Scott and Jessamine counties remain two of the fastest-growing counties in Kentucky, according to projections released last week by the U.S. Census Bureau.
Scott was the fastest-growing county in the state; its population rose 2 percent between July 1, 2012, and July 1, 2013.
That's no surprise to Missy Winchell, a Realtor who said 2013 was one of the best in her 12-year career. She attributed the growth in part to Toyota's plans, announced last year, to build Lexus sedans at its Georgetown plant in 2015.
"We're seeing a lot of relocating auto-industry workers," Winchell said. "Honestly, we have so much turnover all the time, with people moving in and out of here because of our location. We're so well located off two major interstates (I-75 and I-64). And we do have a lot of people that retire here."
Never miss a local story.
Jessamine was the ninth fastest-growing county; its population rose 1.2 percent during the same period.
Scott County was followed by Oldham (1.6 percent), Shelby (1.4 percent), Montgomery (1.4 percent) and Bath (1.3 percent).
Finishing the top 10 were Simpson, Bullitt, Warren, Jessamine and Spencer counties. All benefit from their proximity to large cities. Simpson is within Bowling Green-Warren County's sphere of influence; Bullitt and Spencer are bedroom communities to Louisville; and Jessamine — like Scott — is part of the Lexington metropolitan area.
Like Scott County, eight of the 10 fastest-growing counties are on interstates. Oldham has I-71; Simpson, Bullitt and Warren are along I-65. Jessamine is trying to get better access to I-75 in Madison County through a proposed connector road from U.S. 27.
Montgomery and Bath are along the I-64 corridor east of Lexington, which helps their growth.
Previous census data indicate that manufacturing has grown in Montgomery County in recent years, while more people are moving to Bath County to work elsewhere, said Ron Crouch, director of research and statistics for the state office of Employment and Training.
"You've got one county (Montgomery) growing because it's creating employment, and the other (Bath) growing because it's a residential area," Crouch said.
Black Mountain Door LLC, which makes hollow metal doors, Olympic Steel and Boyd Mining have brought new jobs to Mount Sterling and Montgomery County in recent years. Manufacturing provides nearly 37 percent of all jobs in the county, according to the U.S. Bureau of Labor Statistics.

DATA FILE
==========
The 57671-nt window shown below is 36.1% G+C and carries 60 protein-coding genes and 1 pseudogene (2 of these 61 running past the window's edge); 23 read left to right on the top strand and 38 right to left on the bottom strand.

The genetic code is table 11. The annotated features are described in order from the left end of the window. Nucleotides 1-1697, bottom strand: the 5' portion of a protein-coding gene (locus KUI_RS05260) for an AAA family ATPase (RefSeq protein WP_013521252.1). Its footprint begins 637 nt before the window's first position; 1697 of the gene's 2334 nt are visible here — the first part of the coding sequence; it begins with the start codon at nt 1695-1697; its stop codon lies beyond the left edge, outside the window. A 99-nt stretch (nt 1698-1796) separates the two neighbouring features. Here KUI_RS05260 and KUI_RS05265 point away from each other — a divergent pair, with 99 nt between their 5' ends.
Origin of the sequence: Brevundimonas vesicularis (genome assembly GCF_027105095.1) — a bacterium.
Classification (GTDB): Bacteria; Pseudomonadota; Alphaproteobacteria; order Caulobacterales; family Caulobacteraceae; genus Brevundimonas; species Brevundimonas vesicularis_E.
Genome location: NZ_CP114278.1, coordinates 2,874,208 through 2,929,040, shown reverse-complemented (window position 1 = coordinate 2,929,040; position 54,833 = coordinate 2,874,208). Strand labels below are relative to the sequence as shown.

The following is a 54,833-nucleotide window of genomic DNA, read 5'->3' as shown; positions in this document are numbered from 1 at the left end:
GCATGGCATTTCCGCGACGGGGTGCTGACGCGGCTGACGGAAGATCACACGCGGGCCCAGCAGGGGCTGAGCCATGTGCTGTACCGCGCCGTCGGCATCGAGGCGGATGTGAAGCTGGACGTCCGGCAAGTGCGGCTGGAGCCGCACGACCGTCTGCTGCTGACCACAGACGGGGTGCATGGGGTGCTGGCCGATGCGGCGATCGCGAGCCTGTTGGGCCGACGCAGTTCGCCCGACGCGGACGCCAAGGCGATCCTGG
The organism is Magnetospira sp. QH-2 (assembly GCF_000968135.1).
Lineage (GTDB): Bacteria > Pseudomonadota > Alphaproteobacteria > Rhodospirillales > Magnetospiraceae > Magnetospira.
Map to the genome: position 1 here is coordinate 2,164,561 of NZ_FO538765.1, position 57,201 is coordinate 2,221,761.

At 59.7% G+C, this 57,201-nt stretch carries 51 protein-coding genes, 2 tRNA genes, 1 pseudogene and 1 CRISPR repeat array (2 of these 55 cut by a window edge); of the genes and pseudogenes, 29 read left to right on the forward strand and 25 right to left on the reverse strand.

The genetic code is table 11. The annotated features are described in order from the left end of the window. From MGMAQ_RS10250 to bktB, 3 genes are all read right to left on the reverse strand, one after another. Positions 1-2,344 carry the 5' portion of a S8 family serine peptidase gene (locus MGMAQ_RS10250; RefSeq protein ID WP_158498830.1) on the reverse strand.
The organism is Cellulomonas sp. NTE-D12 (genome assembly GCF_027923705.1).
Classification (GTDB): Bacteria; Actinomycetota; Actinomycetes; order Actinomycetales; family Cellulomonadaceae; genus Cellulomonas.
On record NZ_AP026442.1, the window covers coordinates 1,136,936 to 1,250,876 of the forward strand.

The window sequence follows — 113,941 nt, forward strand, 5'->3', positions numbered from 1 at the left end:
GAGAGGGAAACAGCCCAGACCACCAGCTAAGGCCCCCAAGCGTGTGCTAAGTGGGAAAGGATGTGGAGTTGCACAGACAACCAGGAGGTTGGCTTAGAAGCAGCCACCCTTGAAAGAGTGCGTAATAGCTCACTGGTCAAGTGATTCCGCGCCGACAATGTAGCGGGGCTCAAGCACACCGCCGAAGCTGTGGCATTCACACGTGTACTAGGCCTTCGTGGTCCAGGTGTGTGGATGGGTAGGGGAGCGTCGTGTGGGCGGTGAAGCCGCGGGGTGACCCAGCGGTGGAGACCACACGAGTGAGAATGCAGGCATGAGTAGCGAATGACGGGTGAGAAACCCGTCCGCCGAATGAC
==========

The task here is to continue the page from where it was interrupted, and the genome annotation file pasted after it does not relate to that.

Bath County Judge-Executive Lowell Jamison initially chuckled when told that Bath was listed as one of the fastest-growing counties. But, anecdotally, he said there are more unfamiliar faces passing by the house where he has lived since 1976.
"I used to know everybody that goes up the road," Jamison said. "Now I don't know a third of them."
In addition, CTI, a plant in Bath County that makes processed beef, pork, turkey and other products for food-service chains, is expanding and adding 200 jobs.
"That will give us a good boost," Jamison said.
The census estimates released last week were developed by measuring population change since the 2010 federal census using births, deaths, administrative records and survey data.
In terms of numerical growth, Jefferson County added 6,022 people, for 0.8 percent growth during the period. Jefferson — home of Louisville, the state's largest city — now has an estimated 756,832 people.
Fayette County, which is merged with Lexington, grew by 3,176 people during the period, for 1 percent growth. Fayette now has an estimated 308,422 residents.
Later this year, the Census Bureau will release county business patterns that will tell the economic side of the story. Annual statistics will be released on the number of businesses, employees and annual payroll for about 1,200 industries at the national, state and county levels.
The latest statistics on the number of people who commute from one specific county to another will also be released this spring.